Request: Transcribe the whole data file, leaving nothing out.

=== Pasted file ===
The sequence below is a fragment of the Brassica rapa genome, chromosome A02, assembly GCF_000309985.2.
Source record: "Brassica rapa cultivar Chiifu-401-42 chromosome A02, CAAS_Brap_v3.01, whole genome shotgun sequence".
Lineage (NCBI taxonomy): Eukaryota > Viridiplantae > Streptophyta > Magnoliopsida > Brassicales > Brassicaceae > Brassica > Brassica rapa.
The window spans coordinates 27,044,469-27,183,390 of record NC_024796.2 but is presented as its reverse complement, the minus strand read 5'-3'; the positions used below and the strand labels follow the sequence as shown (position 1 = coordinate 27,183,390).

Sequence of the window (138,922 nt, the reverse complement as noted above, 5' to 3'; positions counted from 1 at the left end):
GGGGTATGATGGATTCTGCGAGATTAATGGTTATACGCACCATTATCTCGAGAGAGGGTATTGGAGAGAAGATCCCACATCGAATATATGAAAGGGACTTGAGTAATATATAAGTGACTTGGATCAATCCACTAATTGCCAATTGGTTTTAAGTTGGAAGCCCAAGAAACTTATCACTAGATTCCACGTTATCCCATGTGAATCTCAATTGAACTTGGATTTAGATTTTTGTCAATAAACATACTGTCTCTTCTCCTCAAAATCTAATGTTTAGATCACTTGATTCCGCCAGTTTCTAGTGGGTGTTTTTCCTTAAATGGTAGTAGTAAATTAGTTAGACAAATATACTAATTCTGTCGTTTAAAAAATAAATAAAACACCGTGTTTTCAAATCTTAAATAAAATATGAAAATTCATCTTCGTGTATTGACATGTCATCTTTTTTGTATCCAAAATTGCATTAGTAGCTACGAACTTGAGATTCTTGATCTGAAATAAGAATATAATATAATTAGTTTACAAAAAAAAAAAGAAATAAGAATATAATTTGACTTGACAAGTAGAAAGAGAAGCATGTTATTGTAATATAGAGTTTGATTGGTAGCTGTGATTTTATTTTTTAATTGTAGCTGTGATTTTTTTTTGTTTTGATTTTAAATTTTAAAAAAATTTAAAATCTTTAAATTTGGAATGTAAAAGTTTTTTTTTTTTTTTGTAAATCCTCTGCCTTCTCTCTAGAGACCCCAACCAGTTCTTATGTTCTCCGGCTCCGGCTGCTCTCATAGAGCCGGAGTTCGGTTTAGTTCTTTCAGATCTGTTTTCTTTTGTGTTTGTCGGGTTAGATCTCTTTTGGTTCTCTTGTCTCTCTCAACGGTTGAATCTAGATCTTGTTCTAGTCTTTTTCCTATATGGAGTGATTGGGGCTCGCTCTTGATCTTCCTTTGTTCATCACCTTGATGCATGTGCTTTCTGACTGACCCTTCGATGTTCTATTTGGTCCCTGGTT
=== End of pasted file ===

The sequence below is a fragment of the Brassica rapa genome, chromosome A02, assembly GCF_000309985.2.
Source record: "Brassica rapa cultivar Chiifu-401-42 chromosome A02, CAAS_Brap_v3.01, whole genome shotgun sequence".
Lineage (NCBI taxonomy): Eukaryota > Viridiplantae > Streptophyta > Magnoliopsida > Brassicales > Brassicaceae > Brassica > Brassica rapa.
The window spans coordinates 27,044,469-27,183,390 of record NC_024796.2 but is presented as its reverse complement, the minus strand read 5'-3'; the positions used below and the strand labels follow the sequence as shown (position 1 = coordinate 27,183,390).

Sequence of the window (138,922 nt, the reverse complement as noted above, 5' to 3'; positions counted from 1 at the left end):
GGGGTATGATGGATTCTGCGAGATTAATGGTTATACGCACCATTATCTCGAGAGAGGGTATTGGAGAGAAGATCCCACATCGAATATATGAAAGGGACTTGAGTAATATATAAGTGACTTGGATCAATCCACTAATTGCCAATTGGTTTTAAGTTGGAAGCCCAAGAAACTTATCACTAGATTCCACGTTATCCCATGTGAATCTCAATTGAACTTGGATTTAGATTTTTGTCAATAAACATACTGTCTCTTCTCCTCAAAATCTAATGTTTAGATCACTTGATTCCGCCAGTTTCTAGTGGGTGTTTTTCCTTAAATGGTAGTAGTAAATTAGTTAGACAAATATACTAATTCTGTCGTTTAAAAAATAAATAAAACACCGTGTTTTCAAATCTTAAATAAAATATGAAAATTCATCTTCGTGTATTGACATGTCATCTTTTTTGTATCCAAAATTGCATTAGTAGCTACGAACTTGAGATTCTTGATCTGAAATAAGAATATAATATAATTAGTTTACAAAAAAAAAAAGAAATAAGAATATAATTTGACTTGACAAGTAGAAAGAGAAGCATGTTATTGTAATATAGAGTTTGATTGGTAGCTGTGATTTTATTTTTTAATTGTAGCTGTGATTTTTTTTTGTTTTGATTTTAAATTTTAAAAAAATTTAAAATCTTTAAATTTGGAATGTAAAAGTTTTTTTTTTTTTTTGTAAATCCTCTGCCTTCTCTCTAGAGACCCCAACCAGTTCTTATGTTCTCCGGCTCCGGCTGCTCTCATAGAGCCGGAGTTCGGTTTAGTTCTTTCAGATCTGTTTTCTTTTGTGTTTGTCGGGTTAGATCTCTTTTGGTTCTCTTGTCTCTCTCAACGGTTGAATCTAGATCTTGTTCTAGTCTTTTTCCTATATGGAGTGATTGGGGCTCGCTCTTGATCTTCCTTTGTTCATCACCTTGATGCATGTGCTTTCTGACTGACCCTTCGATGTTCTATTTGGTCCCTGGTT